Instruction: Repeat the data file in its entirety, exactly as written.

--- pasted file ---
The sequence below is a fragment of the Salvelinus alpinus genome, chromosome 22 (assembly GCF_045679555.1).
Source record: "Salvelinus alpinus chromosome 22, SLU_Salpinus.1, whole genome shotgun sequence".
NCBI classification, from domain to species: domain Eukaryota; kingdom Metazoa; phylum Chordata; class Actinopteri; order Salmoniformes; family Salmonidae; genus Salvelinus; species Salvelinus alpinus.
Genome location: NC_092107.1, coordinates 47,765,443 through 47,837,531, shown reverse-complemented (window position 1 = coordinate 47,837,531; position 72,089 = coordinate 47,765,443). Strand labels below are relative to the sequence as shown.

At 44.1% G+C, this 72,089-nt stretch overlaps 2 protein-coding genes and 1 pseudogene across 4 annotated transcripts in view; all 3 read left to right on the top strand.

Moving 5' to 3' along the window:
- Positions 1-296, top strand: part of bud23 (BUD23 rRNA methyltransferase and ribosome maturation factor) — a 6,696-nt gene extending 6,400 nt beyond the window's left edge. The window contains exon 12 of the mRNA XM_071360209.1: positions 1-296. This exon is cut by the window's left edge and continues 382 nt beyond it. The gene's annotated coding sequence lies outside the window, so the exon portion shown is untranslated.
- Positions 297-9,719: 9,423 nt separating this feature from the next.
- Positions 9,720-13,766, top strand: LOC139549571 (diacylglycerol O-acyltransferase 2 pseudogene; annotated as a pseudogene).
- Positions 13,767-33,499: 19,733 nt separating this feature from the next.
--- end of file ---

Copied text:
The sequence below is a fragment of the Salvelinus alpinus genome, chromosome 22 (assembly GCF_045679555.1).
Source record: "Salvelinus alpinus chromosome 22, SLU_Salpinus.1, whole genome shotgun sequence".
NCBI classification, from domain to species: domain Eukaryota; kingdom Metazoa; phylum Chordata; class Actinopteri; order Salmoniformes; family Salmonidae; genus Salvelinus; species Salvelinus alpinus.
Genome location: NC_092107.1, coordinates 47,765,443 through 47,837,531, shown reverse-complemented (window position 1 = coordinate 47,837,531; position 72,089 = coordinate 47,765,443). Strand labels below are relative to the sequence as shown.

At 44.1% G+C, this 72,089-nt stretch overlaps 2 protein-coding genes and 1 pseudogene across 4 annotated transcripts in view; all 3 read left to right on the top strand.

Moving 5' to 3' along the window:
- Positions 1-296, top strand: part of bud23 (BUD23 rRNA methyltransferase and ribosome maturation factor) — a 6,696-nt gene extending 6,400 nt beyond the window's left edge. The window contains exon 12 of the mRNA XM_071360209.1: positions 1-296. This exon is cut by the window's left edge and continues 382 nt beyond it. The gene's annotated coding sequence lies outside the window, so the exon portion shown is untranslated.
- Positions 297-9,719: 9,423 nt separating this feature from the next.
- Positions 9,720-13,766, top strand: LOC139549571 (diacylglycerol O-acyltransferase 2 pseudogene; annotated as a pseudogene).
- Positions 13,767-33,499: 19,733 nt separating this feature from the next.